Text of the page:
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The best day trips from Chicago

Explore small-town breweries, bakeries and artisan shops when you embark on these easy day trips.

Emma Krupp
Edited by
Emma Krupp
Written by
Time Out Chicago editors
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Making big travel plans can be difficult (and not to mention expensive). Luckily, you don’t need a plane ticket or even a hotel reservation to indulge in a fun change of scenery—a simple day trip from Chicago is cheap and easy. Whether you’re looking to spend the day basking in the sun at beaches along Lake Michigan, hiking near Chicago through a state park or tasting your way through the best beer and cheese Wisconsin has to offer, these quick jaunts from Chicago are just a few hours away by car or train. Make plans to explore everything the Midwest has to offer on the best day trips from Chicago. 

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Best day trips from Chicago

Driving time from Chicago: One and half hours

Getting to the Cream City requires a painless drive, but if you plan to fully indulge, ditch the car and hop on the BYOB-friendly Amtrak, which will deposit you in the heart of the city in an hour and a half. Start your day with a stack of pancakes and a round of mimosas at Sweetdiner. Meander around the Historic Third Ward and hop into home decor shops like The Home Market or fun specialty shops like MOD GEN. Seek refuge and treats at the Milwaukee Public Market, where you’ll find a hodgepodge of the city’s best vendors, including blends from The Spice House, seafood from St. Paul Fish Company, hand-dipped chocolate from Kehr’s Candies and vino from Thief Wine Shop & Bar. Before catching a train home, walk off the day with a trek along to Lakeshore State Park, a unique 22-acre urban oasis that juts out from the shoreline. 

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Morgan Olsen
Global Food & Drink Editor
Fennville, MI
Photograph: Virtue Farms

2. Fennville, MI

Driving time from Chicago: Two hours and 20 minutes

Many Chicagoans wait until fall to venture up to western Michigan’s fruit belt. But there’s a compelling argument to be made for hitting the area a couple of months earlier, when the countryside is tranquil and stone fruits like peaches and cherries are ripe for picking. The petite town of Fennville is a great base for tasting the region’s sweet bounty in a host of iterations. Start off with a slice or two of the good stuff at local favorite Crane’s Pie Pantry, a bakery, restaurant and winery housed in a 150-year-old barn. From here, a five-minute drive will deliver you to Virtue Farms, founded by former Goose Island brewmaster Greg Hall. Reserve a spot for a guided trail tour that includes a can of cider. Finally, make your way to Salt of the Earth for wood-fired pizza and seasonal dishes made from scratch with local and sustainable ingredients.

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South Bend, IN
Photograph: Peter Ringenberg

3. South Bend, IN

Driving time from Chicago: One hour and 45 minutes

There’s more to South Bend than Fighting Irish football. Check out the city’s cultured side with an afternoon visit to the History Museum, a stately Victorian mansion that was once home to the family of local industrialist and inventor James Oliver. From there, browse the local bounty at the South Bend Farmers' Market, where you can shop everything from artisan breads and doughnuts to farm-fresh fruits and veggies. When hunger strikes, head to Café Navarre, an upscale dining spot housed in a repurposed '20s-era bank.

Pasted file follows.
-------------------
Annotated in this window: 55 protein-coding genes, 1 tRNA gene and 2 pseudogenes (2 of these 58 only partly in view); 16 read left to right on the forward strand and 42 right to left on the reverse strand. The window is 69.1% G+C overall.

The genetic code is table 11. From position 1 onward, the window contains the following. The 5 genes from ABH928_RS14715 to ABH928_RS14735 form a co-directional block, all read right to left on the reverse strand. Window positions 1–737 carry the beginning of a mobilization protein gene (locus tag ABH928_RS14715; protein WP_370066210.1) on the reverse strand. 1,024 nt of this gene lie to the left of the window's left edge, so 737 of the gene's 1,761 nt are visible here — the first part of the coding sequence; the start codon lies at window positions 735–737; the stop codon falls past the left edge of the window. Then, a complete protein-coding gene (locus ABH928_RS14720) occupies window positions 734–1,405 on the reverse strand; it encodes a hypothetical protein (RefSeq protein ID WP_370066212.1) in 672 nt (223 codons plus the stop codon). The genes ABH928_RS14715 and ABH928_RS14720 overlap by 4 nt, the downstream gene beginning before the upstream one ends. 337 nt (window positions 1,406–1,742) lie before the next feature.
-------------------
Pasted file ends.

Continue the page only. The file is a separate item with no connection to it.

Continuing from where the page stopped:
Driving time from Chicago: Two and half hours

Located on an isthmus between two lakes, Madison is a city that’s filled with beautiful sights—in addition to all the cheese and beer you’ve heard so much about. Begin your visit with a scenic tour of the college town on two wheels. You can rent a bike from dozens of BCycle stations, allowing you to make 30-minute trips. The Capital City trail winds around Lake Monona (the smaller of the two lakes) and provides plenty of picturesque stops for an Instagram snapshot of the skyline. Now, onto that cheese and beer: To drink like a local, head for The Malt House, a “craft beer oasis” that dates back to the Civil War era and boasts taps from local brewers like New Glarus and Central Waters. Head for Capitol Square to visit Fromagination, where you’ll find artisanal Wisconsin cheeses and knowledgeable cheesemongers to help you make a decision. Take an evening to visit the Terrace at Memorial Union, a lakefront space on the University of Wisconsin campus where you can enjoy brats, beer and live music during the summer months. 

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Gurnee, IL
Photograph: Courtesy Six Flags Great America

5. Gurnee, IL

Driving time from Chicago: One hour

Located right off I-94, the village of Gurnee is a shopping and entertaining hub that draws 23 million visitors each year—including plenty of nearby Chicagoans. Start your day by fueling up with the brunch buffet at The Chocolate Sanctuary, where you can pile your plate with housemade bagels with lox, shrimp cocktail and chocolate-dipped strawberries. Spend some time digesting while you stroll around Gurnee Mills, which hosts more than 160 stores selling everything from sporting goods to home decor. Thrill seekers won’t want to miss Six Flags Great America, where you’ll find high-speed roller coasters and intense drop rides. On a hot day, you’ll want to plunge down the water slides and splash around the wave pool at Hurricane Harbor. If you can resist indulging in funnel cakes or turkey legs at the park, save your appetite for Primo Italian American Cuisine, where the dinner menu features black truffle ravioli and beef wellington. If you come on a Friday, you can end your night with live music in The Parlor, Primo’s speakeasy-style lounge.

Oglesby, IL
Photograph: Kathy Casstevens/Starved Rock Lodge